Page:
|The following story comes from Earnshaw's (Trade Pub for the Children's Industry). |
What I want most folks to understand is that this issue is not over. Some seem to see the delay as meaning that changes have been made. Far from the truth. I call it a "stay of execution". We have to make sure that the bill is modified and that someone, anyone can understand it (can you say "stimulus bill"!). I digress. The news has done some coverage, but the piece on Fox News focused on what this bill means to Toy stores NOT the manufacturers. It didn't address the small businesses, wahms and artists that are making one of a kind products.
We'll keep on this - there are a lot of blogs posting, so stay tuned.
JPMA Requests CPSIA Clarification from CPSC
The Juvenile Products Manufacturers Association (JPMA), a body representing 95 percent of the prenatal to preschool products industry, issued a statement last week requesting that the U.S. Consumer Products Safety Commission (CPSC) clarify its new testing and certification requirements under the Consumer Product Safety Improvement Act (CPSIA) to ensure inherently safe products that do not expose children to established health risks are not indiscriminately removed from store shelves.
"JPMA is fully prepared to help our members comply with implementation requirements that are practical and justifiable," said Michael Dwyer, executive director of JPMA. "But the federal requirements must be implemented in an effective and efficient manner or risk chaos in the marketplace and the loss of many safe products."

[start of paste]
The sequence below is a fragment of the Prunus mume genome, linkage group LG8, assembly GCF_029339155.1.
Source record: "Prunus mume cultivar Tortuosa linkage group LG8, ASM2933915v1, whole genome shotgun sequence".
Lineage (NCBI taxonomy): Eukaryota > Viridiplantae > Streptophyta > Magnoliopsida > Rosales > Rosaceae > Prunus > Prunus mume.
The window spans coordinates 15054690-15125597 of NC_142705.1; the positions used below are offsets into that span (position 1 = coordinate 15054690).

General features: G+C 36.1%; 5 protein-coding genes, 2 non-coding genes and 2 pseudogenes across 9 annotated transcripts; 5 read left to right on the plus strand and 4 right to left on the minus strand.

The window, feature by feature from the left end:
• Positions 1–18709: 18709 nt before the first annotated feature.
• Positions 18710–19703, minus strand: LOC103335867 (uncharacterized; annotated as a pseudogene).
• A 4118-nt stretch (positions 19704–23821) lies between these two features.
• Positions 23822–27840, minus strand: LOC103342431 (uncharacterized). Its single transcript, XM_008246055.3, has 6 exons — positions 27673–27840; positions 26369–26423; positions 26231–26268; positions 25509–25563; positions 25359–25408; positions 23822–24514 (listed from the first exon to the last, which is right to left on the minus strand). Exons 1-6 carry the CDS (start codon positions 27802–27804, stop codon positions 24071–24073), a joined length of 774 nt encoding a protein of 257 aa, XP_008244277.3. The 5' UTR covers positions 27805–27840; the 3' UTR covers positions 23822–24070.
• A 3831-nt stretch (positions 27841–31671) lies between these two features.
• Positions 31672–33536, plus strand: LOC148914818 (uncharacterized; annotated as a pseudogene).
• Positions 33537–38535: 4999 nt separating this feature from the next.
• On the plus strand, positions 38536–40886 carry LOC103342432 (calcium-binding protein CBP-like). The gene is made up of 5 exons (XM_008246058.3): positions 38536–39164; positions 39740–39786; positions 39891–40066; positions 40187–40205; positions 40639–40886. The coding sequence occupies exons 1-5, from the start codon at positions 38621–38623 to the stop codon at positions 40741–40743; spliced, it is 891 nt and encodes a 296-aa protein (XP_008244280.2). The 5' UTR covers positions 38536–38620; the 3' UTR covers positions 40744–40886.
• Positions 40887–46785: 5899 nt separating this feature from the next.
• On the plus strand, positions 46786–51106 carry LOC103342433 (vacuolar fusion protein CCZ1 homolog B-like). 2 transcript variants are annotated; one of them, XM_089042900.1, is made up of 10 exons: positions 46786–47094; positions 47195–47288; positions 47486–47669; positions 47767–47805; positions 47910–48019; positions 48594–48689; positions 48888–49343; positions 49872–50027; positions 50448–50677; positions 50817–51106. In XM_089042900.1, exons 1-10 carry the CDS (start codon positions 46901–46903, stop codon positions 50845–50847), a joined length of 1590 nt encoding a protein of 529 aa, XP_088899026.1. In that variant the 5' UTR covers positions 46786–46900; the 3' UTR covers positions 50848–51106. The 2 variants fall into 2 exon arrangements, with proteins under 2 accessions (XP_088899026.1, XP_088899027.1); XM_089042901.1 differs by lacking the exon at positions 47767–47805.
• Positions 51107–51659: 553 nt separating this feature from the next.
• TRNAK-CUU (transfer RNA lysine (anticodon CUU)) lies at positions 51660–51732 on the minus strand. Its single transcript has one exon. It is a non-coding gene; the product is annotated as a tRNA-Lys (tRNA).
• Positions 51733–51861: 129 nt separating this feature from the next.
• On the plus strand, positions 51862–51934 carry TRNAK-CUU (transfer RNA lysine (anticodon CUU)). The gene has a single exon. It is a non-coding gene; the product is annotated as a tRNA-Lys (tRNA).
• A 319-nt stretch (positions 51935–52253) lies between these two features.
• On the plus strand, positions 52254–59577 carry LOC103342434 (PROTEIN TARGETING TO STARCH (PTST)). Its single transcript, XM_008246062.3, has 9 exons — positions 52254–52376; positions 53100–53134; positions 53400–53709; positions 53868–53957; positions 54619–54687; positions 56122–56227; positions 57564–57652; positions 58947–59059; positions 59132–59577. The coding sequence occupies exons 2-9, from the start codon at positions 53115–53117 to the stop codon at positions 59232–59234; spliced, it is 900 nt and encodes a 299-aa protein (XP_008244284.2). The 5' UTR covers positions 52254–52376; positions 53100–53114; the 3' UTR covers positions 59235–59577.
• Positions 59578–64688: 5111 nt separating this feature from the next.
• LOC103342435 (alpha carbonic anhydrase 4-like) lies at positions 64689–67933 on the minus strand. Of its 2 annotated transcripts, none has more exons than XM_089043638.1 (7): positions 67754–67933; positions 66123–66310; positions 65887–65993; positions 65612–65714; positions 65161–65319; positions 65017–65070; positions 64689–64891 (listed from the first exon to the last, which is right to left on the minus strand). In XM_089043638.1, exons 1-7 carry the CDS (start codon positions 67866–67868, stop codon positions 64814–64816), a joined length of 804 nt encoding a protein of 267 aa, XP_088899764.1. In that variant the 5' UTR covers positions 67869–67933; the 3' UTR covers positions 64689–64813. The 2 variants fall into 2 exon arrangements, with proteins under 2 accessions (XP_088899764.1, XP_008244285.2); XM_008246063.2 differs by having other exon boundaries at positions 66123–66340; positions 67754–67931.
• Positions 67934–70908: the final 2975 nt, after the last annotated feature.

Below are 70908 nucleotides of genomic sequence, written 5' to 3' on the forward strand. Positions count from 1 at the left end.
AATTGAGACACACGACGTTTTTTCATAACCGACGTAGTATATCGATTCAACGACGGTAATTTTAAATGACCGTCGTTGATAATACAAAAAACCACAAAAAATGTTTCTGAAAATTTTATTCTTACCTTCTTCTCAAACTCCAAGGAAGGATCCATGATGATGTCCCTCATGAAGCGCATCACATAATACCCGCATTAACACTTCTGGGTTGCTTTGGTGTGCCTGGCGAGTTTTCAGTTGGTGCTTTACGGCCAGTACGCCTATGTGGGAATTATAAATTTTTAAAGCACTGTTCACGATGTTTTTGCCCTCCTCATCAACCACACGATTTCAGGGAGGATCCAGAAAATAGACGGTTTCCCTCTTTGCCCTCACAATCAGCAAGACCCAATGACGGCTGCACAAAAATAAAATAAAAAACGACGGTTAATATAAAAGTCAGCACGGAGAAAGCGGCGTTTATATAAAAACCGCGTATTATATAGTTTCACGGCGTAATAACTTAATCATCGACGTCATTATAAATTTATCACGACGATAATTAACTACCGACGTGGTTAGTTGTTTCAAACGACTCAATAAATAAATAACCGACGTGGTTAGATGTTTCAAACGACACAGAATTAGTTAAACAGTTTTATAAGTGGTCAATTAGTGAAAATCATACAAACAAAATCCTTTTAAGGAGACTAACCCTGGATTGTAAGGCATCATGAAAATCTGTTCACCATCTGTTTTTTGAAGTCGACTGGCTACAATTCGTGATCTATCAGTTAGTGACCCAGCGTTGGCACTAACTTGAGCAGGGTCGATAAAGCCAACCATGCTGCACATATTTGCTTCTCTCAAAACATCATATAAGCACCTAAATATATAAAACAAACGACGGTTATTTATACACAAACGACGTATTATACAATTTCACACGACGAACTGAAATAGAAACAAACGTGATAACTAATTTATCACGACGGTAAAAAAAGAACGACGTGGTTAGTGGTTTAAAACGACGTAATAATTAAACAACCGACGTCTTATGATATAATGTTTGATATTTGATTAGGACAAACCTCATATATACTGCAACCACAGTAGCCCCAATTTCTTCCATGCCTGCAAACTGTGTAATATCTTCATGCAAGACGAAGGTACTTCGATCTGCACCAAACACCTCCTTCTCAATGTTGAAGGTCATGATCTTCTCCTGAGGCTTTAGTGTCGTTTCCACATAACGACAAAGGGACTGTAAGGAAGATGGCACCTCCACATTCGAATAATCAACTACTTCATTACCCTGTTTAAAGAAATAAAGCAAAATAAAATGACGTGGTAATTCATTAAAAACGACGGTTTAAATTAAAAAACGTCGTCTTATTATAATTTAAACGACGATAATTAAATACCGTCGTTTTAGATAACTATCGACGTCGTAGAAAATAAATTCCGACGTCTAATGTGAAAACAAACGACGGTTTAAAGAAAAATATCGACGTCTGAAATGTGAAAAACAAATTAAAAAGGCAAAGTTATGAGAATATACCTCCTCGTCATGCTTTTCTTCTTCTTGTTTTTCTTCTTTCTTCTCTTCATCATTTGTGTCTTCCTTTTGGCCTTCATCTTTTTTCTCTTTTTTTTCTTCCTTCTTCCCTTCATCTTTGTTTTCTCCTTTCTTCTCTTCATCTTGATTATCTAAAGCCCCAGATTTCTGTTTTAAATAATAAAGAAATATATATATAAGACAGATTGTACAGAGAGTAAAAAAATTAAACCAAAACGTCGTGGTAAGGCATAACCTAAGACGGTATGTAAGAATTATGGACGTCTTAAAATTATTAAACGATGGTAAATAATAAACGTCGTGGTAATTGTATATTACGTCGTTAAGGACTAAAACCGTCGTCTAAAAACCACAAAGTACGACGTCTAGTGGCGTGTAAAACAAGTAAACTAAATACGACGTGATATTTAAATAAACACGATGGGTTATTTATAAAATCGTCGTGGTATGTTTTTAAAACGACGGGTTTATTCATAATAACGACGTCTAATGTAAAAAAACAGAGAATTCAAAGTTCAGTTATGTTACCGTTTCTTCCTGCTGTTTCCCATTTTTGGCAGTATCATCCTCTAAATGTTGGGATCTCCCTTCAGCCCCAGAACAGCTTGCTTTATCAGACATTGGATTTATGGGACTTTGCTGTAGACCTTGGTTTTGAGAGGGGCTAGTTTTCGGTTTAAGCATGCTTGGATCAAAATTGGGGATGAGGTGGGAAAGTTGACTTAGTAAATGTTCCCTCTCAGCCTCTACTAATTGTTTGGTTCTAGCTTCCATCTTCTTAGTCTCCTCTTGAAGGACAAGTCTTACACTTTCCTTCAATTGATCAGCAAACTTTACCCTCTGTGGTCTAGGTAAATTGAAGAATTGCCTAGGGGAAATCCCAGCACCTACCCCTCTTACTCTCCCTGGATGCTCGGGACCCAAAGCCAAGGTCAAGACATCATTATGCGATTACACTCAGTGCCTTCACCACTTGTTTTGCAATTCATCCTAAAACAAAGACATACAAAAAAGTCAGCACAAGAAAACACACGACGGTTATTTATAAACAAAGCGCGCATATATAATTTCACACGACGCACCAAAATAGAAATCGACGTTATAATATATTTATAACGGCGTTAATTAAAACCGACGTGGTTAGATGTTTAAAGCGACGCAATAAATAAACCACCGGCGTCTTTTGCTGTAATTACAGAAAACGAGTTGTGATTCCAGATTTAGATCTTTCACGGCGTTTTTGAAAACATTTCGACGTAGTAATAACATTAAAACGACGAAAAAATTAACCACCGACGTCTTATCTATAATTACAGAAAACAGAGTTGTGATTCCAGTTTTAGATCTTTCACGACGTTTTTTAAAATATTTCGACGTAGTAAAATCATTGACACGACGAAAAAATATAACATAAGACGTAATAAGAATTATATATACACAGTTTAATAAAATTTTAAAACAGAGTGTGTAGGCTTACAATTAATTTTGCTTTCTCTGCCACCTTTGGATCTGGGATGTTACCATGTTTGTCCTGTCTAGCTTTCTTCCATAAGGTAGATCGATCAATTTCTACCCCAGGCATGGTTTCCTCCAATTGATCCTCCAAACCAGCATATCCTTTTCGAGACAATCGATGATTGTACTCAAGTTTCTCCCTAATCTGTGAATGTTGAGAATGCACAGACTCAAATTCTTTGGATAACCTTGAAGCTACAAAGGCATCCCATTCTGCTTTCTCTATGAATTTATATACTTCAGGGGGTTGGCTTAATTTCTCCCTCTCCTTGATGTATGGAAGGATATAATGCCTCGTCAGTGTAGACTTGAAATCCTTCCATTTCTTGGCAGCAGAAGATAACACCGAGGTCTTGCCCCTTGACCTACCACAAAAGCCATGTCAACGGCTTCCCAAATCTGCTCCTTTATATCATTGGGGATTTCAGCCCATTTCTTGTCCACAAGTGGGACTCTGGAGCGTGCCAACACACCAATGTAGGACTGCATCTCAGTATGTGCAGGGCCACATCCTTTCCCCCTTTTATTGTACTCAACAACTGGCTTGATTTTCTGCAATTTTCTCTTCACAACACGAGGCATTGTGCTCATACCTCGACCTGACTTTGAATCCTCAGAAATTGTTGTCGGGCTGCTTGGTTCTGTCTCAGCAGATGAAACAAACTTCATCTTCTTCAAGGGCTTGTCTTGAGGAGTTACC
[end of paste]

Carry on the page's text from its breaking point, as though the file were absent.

On Feb. 10, the CPSIA's first deadline regarding manufacturers' adherence to new lead and phthalate levels went into effect. However, many companies have expressed confusion over the requirements and distress that mandated testing will further inhibit their business in what is already a difficult economic time. While the CPSC granted a stay postponing the testing and certification deadline, the JPMA asked for more information regarding compliance.
"JPMA has joined with representatives of a broad range of industries to argue that the arbitrary enforcement date put in the CPSIA should be changed because the very information needed for industry to comply with the Act's requirements will not be available until after the deadline," the statement reads. "CPSC's interpretation of the CPSIA also requires that products already in inventory be compliant with the new standard for lead or they cannot be sold. Billions of dollars worth of inventory that may meet CPSIA requirements might have to be removed from shelves and placed in warehouses until the CPSC clarifies how the testing shall be conducted; only then can the tests be completed and the product back into commerce."
JPMA is urging interim action as soon as possible so that industry has time to gear up to meet any new requirements imposed to demonstrate compliance.